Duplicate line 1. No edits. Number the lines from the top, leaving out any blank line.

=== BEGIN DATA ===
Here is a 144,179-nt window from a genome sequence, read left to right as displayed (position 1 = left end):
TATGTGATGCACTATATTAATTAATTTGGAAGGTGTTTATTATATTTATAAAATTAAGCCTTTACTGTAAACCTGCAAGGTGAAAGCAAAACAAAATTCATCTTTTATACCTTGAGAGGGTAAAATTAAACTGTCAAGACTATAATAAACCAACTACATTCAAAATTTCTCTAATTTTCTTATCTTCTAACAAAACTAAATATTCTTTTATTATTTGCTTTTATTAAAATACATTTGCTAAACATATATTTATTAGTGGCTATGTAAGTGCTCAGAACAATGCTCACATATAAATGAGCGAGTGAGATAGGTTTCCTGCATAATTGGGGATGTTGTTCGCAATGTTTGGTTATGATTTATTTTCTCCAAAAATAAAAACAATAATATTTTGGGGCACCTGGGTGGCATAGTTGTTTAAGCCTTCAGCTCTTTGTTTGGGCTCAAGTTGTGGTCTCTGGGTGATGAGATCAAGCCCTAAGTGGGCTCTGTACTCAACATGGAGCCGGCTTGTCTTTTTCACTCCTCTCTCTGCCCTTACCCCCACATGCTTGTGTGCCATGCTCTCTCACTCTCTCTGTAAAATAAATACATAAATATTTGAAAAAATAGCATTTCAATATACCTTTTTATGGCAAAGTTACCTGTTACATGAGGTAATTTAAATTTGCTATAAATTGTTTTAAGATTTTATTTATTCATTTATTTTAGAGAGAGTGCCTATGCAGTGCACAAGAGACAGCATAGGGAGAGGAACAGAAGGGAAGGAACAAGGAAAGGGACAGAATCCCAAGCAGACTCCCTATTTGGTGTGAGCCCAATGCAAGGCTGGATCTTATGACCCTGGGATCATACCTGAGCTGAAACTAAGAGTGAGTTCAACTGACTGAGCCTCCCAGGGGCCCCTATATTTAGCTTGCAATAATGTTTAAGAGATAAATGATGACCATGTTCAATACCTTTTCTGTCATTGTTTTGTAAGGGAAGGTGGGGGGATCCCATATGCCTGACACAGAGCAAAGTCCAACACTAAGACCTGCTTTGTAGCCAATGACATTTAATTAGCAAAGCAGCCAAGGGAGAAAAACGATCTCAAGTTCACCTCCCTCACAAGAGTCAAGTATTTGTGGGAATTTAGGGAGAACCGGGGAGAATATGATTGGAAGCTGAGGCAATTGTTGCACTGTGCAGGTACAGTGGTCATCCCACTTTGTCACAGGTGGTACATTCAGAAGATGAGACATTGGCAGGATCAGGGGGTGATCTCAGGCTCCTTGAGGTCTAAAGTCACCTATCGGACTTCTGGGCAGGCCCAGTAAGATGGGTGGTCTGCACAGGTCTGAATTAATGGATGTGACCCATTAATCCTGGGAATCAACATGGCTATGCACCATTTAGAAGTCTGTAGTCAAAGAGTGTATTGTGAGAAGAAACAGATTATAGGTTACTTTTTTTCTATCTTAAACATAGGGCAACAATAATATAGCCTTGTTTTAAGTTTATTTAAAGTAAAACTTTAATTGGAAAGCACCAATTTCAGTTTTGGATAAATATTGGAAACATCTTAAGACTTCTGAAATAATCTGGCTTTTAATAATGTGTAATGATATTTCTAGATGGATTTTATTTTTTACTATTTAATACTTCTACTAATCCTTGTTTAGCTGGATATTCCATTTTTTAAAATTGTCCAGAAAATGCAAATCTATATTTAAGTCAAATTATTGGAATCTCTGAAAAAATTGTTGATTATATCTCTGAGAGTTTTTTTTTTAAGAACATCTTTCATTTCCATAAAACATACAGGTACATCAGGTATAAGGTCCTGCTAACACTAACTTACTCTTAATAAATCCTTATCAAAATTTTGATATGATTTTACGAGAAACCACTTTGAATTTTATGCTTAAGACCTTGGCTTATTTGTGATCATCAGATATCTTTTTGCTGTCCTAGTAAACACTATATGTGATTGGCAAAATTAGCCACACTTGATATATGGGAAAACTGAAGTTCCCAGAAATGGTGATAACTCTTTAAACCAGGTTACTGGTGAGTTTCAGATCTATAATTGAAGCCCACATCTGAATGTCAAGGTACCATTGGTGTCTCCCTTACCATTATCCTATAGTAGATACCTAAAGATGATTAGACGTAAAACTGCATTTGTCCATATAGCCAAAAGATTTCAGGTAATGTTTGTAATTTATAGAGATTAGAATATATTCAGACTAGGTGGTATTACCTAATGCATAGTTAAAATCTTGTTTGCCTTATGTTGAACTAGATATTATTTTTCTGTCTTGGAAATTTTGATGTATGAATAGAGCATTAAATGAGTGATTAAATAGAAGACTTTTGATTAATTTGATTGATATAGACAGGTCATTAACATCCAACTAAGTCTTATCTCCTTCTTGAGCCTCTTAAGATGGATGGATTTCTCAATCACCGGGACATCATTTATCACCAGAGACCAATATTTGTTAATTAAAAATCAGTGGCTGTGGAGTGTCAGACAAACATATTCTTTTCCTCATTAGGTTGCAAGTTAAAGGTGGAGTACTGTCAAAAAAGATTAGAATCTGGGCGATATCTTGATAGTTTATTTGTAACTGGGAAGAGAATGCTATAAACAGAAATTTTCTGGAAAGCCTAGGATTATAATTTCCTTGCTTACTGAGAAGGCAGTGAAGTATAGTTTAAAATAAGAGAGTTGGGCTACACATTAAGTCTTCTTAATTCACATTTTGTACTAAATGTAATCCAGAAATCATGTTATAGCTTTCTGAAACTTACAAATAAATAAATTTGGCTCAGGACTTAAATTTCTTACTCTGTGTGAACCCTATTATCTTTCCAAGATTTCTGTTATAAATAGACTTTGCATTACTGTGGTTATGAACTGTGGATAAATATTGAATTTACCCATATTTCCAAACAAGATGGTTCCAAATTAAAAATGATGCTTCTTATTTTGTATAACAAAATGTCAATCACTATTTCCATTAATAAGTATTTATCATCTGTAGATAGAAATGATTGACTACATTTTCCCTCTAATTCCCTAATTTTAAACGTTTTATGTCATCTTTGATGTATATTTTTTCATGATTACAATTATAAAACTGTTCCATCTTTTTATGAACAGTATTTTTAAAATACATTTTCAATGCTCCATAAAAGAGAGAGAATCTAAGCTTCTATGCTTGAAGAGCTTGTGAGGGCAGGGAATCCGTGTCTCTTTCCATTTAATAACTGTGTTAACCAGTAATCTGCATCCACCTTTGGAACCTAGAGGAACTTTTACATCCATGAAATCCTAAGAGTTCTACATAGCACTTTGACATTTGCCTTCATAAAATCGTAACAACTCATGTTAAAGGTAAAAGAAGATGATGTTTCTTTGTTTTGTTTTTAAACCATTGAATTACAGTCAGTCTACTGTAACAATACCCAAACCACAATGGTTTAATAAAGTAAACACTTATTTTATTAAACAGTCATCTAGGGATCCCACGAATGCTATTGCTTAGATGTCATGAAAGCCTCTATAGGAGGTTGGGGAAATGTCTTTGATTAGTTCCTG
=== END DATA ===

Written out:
Here is a 144,179-nt window from a genome sequence, read left to right as displayed (position 1 = left end):